Ask the Vet

Treating Cattle That Are Wildfire Survivors

A cow near Miami, Texas, suffered burns from the recent wildfires. (Photo courtesy of Ryan McCoy)


I see a lot of livestock producers affected by the recent wildfires have been trying to figure out what to do with the animals that have burnt hooves, udders, eyes/eye lashes, smoke inhalation in their lungs, etc. How do you assess the severity of burns on livestock, and how do you determine whether they can be treated or if it's more humane to euthanize the animal? Do you have any advice on how to treat them (re: ointments, etc.)?


Fires can cause severe injuries to cattle. Ashland, Kansas, veterinarian Randall Spare dealt with their experiences in 2017 when wildfires affected producers in his area. He said foot problems were commonly seen. A few days or a week after the event, the hoof can separate at the coronary band. There's a poor prognosis for these animals.

It's also hard to treat those animals with large amounts of skin damaged, but each cow will need to be evaluated individually, as these damages will be different for each animal.

"Slow down and back up to look at the big picture," Spare said. "Each animal needs (to be) evaluated on its own. Check the mucocutaneous junctions of the eyes, mouth, vulva, and anus, as these are sensitive areas."

He said to check the udder even if the teats don't seem damaged. The udder could have been damaged and will get hard. These cows may not produce adequate colostrum or milk. It's important for calves to have colostrum, and he suggests giving colostrum to new calves of these cows who have been through a fire if there is any question.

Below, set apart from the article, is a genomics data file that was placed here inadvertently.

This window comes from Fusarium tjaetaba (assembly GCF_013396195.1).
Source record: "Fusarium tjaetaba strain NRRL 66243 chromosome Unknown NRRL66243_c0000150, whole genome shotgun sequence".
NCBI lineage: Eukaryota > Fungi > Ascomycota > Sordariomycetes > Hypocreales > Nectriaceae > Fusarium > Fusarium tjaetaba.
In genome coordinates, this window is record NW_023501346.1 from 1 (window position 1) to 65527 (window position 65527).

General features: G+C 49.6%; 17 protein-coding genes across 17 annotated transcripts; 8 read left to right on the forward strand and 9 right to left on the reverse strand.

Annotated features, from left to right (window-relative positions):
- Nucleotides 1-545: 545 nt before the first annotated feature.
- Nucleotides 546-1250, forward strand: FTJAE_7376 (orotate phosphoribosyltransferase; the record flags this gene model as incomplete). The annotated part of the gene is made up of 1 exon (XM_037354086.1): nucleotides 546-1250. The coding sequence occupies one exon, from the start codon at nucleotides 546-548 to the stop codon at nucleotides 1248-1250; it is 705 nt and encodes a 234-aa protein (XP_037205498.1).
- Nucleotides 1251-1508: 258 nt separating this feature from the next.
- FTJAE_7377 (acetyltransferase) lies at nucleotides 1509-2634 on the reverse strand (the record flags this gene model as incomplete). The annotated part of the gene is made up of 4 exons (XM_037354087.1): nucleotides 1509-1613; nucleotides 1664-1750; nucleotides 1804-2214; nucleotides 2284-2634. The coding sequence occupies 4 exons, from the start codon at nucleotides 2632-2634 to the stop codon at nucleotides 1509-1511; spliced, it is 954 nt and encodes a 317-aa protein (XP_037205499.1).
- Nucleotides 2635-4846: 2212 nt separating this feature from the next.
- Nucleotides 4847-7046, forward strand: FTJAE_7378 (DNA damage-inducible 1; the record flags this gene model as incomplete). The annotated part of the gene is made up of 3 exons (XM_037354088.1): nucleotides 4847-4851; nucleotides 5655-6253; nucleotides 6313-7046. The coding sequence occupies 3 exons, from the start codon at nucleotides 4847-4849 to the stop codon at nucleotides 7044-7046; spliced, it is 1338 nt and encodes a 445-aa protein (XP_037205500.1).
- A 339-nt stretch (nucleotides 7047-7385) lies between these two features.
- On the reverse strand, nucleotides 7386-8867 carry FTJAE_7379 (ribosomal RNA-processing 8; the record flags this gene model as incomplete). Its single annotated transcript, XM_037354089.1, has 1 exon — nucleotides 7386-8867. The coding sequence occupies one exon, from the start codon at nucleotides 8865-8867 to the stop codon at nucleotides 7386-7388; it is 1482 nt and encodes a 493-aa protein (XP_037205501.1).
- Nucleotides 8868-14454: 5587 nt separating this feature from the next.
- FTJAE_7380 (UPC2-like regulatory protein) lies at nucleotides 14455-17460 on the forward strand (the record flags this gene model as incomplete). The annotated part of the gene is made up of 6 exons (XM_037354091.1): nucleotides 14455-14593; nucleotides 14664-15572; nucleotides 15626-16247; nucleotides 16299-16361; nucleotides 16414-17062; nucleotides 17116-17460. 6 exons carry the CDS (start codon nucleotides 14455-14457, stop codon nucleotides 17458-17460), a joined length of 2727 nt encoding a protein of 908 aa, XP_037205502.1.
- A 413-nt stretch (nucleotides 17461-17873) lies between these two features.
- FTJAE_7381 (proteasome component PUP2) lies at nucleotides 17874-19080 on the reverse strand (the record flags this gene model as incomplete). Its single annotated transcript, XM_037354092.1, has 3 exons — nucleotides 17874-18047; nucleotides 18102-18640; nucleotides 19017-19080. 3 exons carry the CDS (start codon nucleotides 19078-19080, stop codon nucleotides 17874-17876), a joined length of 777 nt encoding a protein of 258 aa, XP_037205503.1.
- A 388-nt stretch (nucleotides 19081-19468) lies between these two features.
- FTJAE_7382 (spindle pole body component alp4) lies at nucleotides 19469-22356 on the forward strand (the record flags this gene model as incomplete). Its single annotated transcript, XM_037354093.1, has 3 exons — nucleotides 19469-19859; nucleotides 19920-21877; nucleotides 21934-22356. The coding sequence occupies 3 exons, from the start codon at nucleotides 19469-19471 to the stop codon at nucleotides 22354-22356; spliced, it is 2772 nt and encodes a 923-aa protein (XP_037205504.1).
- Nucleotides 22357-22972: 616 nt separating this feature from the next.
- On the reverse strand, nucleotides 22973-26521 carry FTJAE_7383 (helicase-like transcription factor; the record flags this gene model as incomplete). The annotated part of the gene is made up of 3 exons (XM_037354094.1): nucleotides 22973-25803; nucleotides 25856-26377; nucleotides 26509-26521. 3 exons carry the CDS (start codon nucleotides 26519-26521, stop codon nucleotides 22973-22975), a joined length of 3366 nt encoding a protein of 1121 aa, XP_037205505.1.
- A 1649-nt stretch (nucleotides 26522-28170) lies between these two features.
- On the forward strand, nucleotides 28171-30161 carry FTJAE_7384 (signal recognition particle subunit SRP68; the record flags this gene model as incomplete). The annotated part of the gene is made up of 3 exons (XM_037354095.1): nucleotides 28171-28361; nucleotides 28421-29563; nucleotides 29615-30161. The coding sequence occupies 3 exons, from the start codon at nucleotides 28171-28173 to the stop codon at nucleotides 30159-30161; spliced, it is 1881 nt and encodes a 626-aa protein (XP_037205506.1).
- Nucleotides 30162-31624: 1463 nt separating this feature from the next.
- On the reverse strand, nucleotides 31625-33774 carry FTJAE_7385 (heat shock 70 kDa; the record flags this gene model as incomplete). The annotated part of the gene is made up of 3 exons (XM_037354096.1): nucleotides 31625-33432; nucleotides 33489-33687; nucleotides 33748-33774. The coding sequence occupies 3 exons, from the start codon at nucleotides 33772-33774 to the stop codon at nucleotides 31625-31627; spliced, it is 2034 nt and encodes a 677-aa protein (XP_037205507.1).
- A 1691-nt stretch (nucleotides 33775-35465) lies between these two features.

In some cases, calf ranches, 4-H or FFA students could better care for the orphan calves, so producers can focus on recovery.

"Some slaughter plants may take some of the cows, and they could be worth more than the Farm Service Agency Indemnity," Spare said. "In any case, producers should get in contact with their local Farm Service Agency to see what assistance may be available."

Bulls should be examined at prepuce and for damage to scrotal skin. Even if they sustained minimal damage to the scrotum or testicles, semen can be affected for up to 60 days from any heat.

The cattle Spare dealt with in the 2017 Kansas wildfire showed very few respiratory and pneumonia issues. Very few were treated. Long-acting antibiotics and bland ointments can be helpful to burnt cattle, but checking with local veterinarians for specific recommendations is important.

Extra note from Dr. McMillan:

This is a very emotional time for all the cattle producers who have been through these fires. These animals are not just property, they are a life's work. Caring gives hope.


Editor's Note:

Please contact your veterinarian with questions about the health of your herd or other animals. Every operation is unique, and the information in this column does not pertain to all situations. This is not intended as medical advice but is purely for informational purposes.

Email Dr. Ken McMillan at